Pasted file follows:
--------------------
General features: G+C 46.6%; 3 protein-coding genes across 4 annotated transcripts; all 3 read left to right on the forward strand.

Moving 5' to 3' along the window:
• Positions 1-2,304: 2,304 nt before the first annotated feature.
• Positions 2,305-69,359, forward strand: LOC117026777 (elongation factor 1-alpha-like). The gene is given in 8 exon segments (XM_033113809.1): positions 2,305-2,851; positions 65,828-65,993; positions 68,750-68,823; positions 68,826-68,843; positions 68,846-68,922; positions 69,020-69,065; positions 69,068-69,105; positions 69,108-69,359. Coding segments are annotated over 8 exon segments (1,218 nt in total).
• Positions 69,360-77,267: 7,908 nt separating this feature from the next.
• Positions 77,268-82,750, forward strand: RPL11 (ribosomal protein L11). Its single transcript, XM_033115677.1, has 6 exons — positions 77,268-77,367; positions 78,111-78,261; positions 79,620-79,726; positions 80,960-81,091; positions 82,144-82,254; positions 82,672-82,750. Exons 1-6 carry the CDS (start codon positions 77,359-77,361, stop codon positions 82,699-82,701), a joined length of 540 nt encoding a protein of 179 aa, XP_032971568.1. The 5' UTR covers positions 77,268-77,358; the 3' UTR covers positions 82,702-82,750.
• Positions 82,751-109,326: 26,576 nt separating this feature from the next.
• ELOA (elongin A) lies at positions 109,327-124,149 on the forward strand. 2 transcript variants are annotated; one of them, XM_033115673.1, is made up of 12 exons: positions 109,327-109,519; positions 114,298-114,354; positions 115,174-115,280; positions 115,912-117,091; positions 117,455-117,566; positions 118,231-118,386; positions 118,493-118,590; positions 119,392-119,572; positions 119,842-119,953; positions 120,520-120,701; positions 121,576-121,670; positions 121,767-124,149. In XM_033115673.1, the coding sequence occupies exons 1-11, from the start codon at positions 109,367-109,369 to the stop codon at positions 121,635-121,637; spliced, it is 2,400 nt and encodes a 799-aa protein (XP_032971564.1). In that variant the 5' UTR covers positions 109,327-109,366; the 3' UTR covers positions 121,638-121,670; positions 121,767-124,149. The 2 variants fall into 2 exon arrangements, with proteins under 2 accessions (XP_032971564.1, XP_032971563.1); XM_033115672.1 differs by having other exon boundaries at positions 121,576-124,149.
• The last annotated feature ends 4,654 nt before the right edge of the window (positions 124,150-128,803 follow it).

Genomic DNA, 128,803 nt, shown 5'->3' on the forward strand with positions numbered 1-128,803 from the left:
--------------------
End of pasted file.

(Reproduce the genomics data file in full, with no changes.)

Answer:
General features: G+C 46.6%; 3 protein-coding genes across 4 annotated transcripts; all 3 read left to right on the forward strand.

Moving 5' to 3' along the window:
• Positions 1-2,304: 2,304 nt before the first annotated feature.
• Positions 2,305-69,359, forward strand: LOC117026777 (elongation factor 1-alpha-like). The gene is given in 8 exon segments (XM_033113809.1): positions 2,305-2,851; positions 65,828-65,993; positions 68,750-68,823; positions 68,826-68,843; positions 68,846-68,922; positions 69,020-69,065; positions 69,068-69,105; positions 69,108-69,359. Coding segments are annotated over 8 exon segments (1,218 nt in total).
• Positions 69,360-77,267: 7,908 nt separating this feature from the next.
• Positions 77,268-82,750, forward strand: RPL11 (ribosomal protein L11). Its single transcript, XM_033115677.1, has 6 exons — positions 77,268-77,367; positions 78,111-78,261; positions 79,620-79,726; positions 80,960-81,091; positions 82,144-82,254; positions 82,672-82,750. Exons 1-6 carry the CDS (start codon positions 77,359-77,361, stop codon positions 82,699-82,701), a joined length of 540 nt encoding a protein of 179 aa, XP_032971568.1. The 5' UTR covers positions 77,268-77,358; the 3' UTR covers positions 82,702-82,750.
• Positions 82,751-109,326: 26,576 nt separating this feature from the next.
• ELOA (elongin A) lies at positions 109,327-124,149 on the forward strand. 2 transcript variants are annotated; one of them, XM_033115673.1, is made up of 12 exons: positions 109,327-109,519; positions 114,298-114,354; positions 115,174-115,280; positions 115,912-117,091; positions 117,455-117,566; positions 118,231-118,386; positions 118,493-118,590; positions 119,392-119,572; positions 119,842-119,953; positions 120,520-120,701; positions 121,576-121,670; positions 121,767-124,149. In XM_033115673.1, the coding sequence occupies exons 1-11, from the start codon at positions 109,367-109,369 to the stop codon at positions 121,635-121,637; spliced, it is 2,400 nt and encodes a 799-aa protein (XP_032971564.1). In that variant the 5' UTR covers positions 109,327-109,366; the 3' UTR covers positions 121,638-121,670; positions 121,767-124,149. The 2 variants fall into 2 exon arrangements, with proteins under 2 accessions (XP_032971564.1, XP_032971563.1); XM_033115672.1 differs by having other exon boundaries at positions 121,576-124,149.
• The last annotated feature ends 4,654 nt before the right edge of the window (positions 124,150-128,803 follow it).

Genomic DNA, 128,803 nt, shown 5'->3' on the forward strand with positions numbered 1-128,803 from the left: